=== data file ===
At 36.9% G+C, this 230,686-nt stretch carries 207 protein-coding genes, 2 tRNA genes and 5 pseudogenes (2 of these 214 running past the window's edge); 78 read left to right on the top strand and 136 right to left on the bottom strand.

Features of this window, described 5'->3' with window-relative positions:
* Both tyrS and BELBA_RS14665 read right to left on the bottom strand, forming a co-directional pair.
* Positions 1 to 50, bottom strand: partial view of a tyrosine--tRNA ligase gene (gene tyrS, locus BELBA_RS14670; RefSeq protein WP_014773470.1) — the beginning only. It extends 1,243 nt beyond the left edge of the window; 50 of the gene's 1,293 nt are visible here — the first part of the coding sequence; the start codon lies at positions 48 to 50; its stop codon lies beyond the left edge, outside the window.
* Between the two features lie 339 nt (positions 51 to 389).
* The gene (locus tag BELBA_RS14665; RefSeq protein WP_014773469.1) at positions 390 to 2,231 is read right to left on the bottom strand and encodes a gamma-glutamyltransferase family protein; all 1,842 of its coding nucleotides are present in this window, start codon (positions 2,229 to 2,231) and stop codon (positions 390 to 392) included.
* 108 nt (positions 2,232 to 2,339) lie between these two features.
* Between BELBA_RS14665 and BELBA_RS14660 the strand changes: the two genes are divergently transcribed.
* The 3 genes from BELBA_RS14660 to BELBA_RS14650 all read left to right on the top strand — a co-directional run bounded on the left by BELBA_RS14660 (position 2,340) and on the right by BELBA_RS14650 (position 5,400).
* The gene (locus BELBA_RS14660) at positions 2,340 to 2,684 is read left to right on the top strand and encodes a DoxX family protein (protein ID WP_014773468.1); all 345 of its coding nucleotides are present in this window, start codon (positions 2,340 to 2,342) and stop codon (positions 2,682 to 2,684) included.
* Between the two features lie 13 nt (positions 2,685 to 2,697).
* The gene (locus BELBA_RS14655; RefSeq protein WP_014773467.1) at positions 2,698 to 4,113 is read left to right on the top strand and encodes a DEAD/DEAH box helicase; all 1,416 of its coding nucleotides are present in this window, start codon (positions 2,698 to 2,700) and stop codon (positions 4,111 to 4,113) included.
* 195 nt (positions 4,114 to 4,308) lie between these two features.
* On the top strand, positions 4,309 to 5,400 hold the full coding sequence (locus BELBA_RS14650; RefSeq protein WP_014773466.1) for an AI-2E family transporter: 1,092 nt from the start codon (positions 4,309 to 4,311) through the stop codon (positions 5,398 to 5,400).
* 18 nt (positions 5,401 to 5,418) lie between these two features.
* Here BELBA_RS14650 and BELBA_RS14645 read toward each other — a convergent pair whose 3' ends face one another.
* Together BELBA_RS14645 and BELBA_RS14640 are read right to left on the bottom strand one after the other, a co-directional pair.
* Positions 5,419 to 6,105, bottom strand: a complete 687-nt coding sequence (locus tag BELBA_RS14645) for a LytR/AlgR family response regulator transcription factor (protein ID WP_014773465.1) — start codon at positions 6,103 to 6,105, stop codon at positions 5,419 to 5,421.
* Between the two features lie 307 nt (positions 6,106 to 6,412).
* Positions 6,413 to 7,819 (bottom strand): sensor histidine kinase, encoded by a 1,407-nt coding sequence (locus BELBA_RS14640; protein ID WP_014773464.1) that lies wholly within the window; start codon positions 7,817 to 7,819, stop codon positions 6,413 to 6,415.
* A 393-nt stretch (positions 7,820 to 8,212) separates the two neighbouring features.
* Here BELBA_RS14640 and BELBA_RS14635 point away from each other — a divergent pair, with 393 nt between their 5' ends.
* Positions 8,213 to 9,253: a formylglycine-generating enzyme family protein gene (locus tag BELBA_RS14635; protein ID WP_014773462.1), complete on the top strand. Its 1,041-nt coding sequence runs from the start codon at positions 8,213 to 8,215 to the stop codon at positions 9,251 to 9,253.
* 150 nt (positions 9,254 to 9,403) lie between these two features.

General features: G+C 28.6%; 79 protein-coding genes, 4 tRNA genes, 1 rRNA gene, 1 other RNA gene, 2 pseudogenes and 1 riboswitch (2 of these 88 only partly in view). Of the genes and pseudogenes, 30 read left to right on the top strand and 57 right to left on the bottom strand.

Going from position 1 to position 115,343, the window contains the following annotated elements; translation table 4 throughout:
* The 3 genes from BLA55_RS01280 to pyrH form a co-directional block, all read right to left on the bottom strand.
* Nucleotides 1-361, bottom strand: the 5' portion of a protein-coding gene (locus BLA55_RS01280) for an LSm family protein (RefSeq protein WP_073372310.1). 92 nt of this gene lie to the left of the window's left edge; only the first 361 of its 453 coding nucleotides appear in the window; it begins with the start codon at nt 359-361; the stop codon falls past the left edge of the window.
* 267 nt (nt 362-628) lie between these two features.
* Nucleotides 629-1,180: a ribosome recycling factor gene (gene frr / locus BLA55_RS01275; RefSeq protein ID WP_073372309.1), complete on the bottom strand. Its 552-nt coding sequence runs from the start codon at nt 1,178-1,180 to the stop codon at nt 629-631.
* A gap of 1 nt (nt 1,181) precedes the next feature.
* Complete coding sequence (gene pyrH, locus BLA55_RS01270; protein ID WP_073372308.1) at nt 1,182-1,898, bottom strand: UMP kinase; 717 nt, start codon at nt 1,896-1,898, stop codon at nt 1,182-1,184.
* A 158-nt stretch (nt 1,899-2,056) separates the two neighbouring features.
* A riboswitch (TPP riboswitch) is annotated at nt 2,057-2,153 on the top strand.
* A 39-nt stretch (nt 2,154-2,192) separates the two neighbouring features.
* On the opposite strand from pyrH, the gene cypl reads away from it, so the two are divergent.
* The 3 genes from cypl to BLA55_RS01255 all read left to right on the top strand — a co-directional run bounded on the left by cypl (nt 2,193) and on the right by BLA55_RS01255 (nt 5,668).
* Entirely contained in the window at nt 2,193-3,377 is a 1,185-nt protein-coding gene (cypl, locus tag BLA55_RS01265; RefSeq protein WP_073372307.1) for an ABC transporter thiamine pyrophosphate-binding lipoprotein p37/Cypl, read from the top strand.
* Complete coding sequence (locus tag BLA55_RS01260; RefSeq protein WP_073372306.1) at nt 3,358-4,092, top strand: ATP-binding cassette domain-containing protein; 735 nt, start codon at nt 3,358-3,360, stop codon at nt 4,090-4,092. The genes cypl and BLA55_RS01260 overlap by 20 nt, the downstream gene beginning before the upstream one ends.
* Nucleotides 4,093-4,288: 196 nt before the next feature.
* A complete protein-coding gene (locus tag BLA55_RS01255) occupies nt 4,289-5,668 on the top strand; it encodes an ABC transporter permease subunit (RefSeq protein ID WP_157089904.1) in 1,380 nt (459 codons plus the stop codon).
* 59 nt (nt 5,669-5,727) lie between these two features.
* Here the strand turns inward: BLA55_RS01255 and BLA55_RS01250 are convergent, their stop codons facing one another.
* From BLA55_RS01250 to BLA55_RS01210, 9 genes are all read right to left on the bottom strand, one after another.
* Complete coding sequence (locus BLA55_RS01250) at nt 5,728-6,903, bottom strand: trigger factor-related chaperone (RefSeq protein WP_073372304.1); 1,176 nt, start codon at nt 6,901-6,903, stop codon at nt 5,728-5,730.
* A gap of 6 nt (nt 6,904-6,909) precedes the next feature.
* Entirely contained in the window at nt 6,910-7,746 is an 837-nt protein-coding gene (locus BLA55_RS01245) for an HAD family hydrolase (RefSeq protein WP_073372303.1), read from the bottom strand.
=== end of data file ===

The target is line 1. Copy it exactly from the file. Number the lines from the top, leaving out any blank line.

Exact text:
At 36.9% G+C, this 230,686-nt stretch carries 207 protein-coding genes, 2 tRNA genes and 5 pseudogenes (2 of these 214 running past the window's edge); 78 read left to right on the top strand and 136 right to left on the bottom strand.